The bishops again discussed and worked over their draft Pastoral Guidelines in response to Civil Unions within the wider contexts of Marriage and Human Sexuality in readiness for decision at Provincial Synod. These reaffirm our assurance that all baptised, believing and faithful persons, regardless of sexual orientation, are full members of the Body of Christ. However, they they do not change our current policy, which is that the Province ‘cannot advise the legitimising or blessing of same sex unions nor ordaining those involved in same gender unions’ (Resolution 1:10 of the Lambeth Conference of 1998).
The Prayer Book affirms ‘that marriage by divine institution is a lifelong and exclusive union partnership between one man and one woman’; therefore the draft guidelines affirm for now that ‘partnership between two persons of the same sex cannot be regarded as a marriage… accordingly our clergy are not permitted to bless such unions… nor are they permitted to enter into such unions while they remain in licensed ministry’…
…We have issued a joint statement from the Synod, but I want to report to you in more detail to give you the full context of one of the more challenging matters we discussed. One of the key tasks before us was to fulfil the mandate given to us by Provincial Standing Committee and to finalise pastoral guidelines for couples in South Africa who are in same-sex civil unions. Against the backdrop of the international debate on this issue in the worldwide Anglican Communion, our discussions were frank, open and robust. We sensitively considered our role as the Anglican Church in Southern Africa within the broader family of the Communion, cognisant of the divergent strands of theological thinking within the Province of Southern Africa and of the different pastoral challenges that the different dioceses and the different countries of our Province are facing.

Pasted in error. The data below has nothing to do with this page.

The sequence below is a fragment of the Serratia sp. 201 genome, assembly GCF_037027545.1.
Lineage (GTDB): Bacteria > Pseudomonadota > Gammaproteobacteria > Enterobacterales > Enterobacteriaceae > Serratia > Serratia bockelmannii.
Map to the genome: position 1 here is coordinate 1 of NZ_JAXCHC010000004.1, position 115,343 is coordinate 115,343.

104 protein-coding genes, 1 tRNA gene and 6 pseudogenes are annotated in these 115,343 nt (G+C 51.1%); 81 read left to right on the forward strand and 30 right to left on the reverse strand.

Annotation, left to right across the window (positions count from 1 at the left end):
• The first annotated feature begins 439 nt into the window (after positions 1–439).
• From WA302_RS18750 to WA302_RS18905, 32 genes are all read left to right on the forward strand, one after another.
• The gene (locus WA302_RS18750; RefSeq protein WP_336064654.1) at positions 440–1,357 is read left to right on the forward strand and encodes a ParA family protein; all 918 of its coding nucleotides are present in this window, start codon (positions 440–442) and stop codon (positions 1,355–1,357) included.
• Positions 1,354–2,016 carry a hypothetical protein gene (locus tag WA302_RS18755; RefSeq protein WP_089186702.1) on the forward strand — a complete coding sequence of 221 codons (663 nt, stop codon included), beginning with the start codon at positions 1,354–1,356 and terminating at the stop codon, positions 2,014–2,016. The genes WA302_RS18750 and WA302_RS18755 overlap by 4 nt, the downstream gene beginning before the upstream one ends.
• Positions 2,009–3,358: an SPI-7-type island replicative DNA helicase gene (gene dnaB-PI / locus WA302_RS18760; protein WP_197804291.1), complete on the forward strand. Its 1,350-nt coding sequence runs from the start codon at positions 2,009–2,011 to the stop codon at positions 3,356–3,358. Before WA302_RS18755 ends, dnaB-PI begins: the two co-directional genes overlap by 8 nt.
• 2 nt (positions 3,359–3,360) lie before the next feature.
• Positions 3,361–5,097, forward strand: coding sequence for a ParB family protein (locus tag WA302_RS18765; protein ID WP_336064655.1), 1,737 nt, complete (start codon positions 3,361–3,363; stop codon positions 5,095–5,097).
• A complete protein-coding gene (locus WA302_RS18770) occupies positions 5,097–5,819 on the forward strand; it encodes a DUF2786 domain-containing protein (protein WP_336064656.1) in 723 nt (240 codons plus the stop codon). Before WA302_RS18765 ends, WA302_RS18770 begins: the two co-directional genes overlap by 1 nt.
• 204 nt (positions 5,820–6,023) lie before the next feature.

The document we have agreed upon will go to Provincial Synod for adoption in September, and will be published a few months ahead of Synod in the First Agenda Book. I believe that its adoption by Provincial Synod would be an important first step in signalling to the LGBT community that we in the Anglican Church of Southern Africa, through our top deliberative and legislative body, see them as welcome members of our body as sisters and brothers in Christ. In the words of the guidelines:
“We reaffirm our assurance to them that they are loved by God and that all baptised, believing and faithful persons, regardless of sexual orientation, are full members of the Body of Christ. Many of these are baptised and confirmed members of the Church and are seeking the pastoral care, moral direction of the Church, and God’s transforming power for the living of their lives and the ordering of relationships.”
In another section, the bishops declared that: “We are of one mind that gay, lesbian and transgendered members of our church share in full membership as baptised members of the Body of Christ…”
This has important implications in parishes where, for example, same-sex couples who are living in civil unions under South African law bring their children for baptism and confirmation. No child brought for baptism should be refused merely because of the sexual orientation of the parents, and particular care should be taken against stigmatising not only parents but their children too.
We also tried at the Synod of Bishops to draw up guidelines for clergy wanting to bless couples in same-sex unions, or who want to enter same-sex unions themselves. We constituted a group of bishops reflecting a cross-section of our views to discuss such guidelines. On this issue, I had to report back to the Synod, the only agreement we reached is that we were not of one mind.
Our differences do not only revolve around the theology of marriage, but are also a result of different pastoral realities in different dioceses. For example, most of our dioceses across Southern Africa are predominantly rural, and for many the urgent priorities of food security, shelter, healthcare and education crowd out debate on the issue of human sexuality. In some rural dioceses, responding to challenges to the Church’s restrictions on polygamous marriages is a much higher pastoral priority.
As a consequence, the Synod of Bishops has agreed that we will continue to regard ourselves bound by the broad consensus in the Anglican Communion, expressed by the Lambeth Conference in 1998, which is that we “cannot advise the legitimising or blessing of same-sex unions nor ordaining those involved in same gender unions”. Having said that, we did address the questions of whether that decision is immutable, whether it has replaced scripture, and when a Province of the Communion, or a diocese within a Province may deviate from it…
This province encompasses St. Helena and Tristan da Cunha, Mozambique (Lebombo and Niassa), the Republic of Namibia, the Kingdom of Lesotho, the Kingdom of Swaziland and Angola in addition to the Republic of South Africa itself.